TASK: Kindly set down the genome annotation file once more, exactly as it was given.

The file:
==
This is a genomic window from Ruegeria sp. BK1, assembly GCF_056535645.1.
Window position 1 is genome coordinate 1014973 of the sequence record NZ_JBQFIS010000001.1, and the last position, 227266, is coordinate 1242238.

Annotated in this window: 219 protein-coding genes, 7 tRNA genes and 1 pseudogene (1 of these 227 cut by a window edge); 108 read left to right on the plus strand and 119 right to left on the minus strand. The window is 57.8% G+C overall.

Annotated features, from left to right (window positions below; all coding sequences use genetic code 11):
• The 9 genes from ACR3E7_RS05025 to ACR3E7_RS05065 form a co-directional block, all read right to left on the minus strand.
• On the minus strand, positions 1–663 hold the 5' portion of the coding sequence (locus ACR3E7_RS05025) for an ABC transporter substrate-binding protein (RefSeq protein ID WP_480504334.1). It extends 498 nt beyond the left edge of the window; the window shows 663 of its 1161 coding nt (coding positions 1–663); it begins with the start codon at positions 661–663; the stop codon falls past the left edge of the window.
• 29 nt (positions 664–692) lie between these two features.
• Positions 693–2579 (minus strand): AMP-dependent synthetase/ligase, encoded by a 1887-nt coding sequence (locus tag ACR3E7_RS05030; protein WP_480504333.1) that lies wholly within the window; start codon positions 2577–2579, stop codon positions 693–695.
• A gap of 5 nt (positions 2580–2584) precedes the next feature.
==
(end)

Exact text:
This is a genomic window from Ruegeria sp. BK1, assembly GCF_056535645.1.
Window position 1 is genome coordinate 1014973 of the sequence record NZ_JBQFIS010000001.1, and the last position, 227266, is coordinate 1242238.

Annotated in this window: 219 protein-coding genes, 7 tRNA genes and 1 pseudogene (1 of these 227 cut by a window edge); 108 read left to right on the plus strand and 119 right to left on the minus strand. The window is 57.8% G+C overall.

Annotated features, from left to right (window positions below; all coding sequences use genetic code 11):
• The 9 genes from ACR3E7_RS05025 to ACR3E7_RS05065 form a co-directional block, all read right to left on the minus strand.
• On the minus strand, positions 1–663 hold the 5' portion of the coding sequence (locus ACR3E7_RS05025) for an ABC transporter substrate-binding protein (RefSeq protein ID WP_480504334.1). It extends 498 nt beyond the left edge of the window; the window shows 663 of its 1161 coding nt (coding positions 1–663); it begins with the start codon at positions 661–663; the stop codon falls past the left edge of the window.
• 29 nt (positions 664–692) lie between these two features.
• Positions 693–2579 (minus strand): AMP-dependent synthetase/ligase, encoded by a 1887-nt coding sequence (locus tag ACR3E7_RS05030; protein WP_480504333.1) that lies wholly within the window; start codon positions 2577–2579, stop codon positions 693–695.
• A gap of 5 nt (positions 2580–2584) precedes the next feature.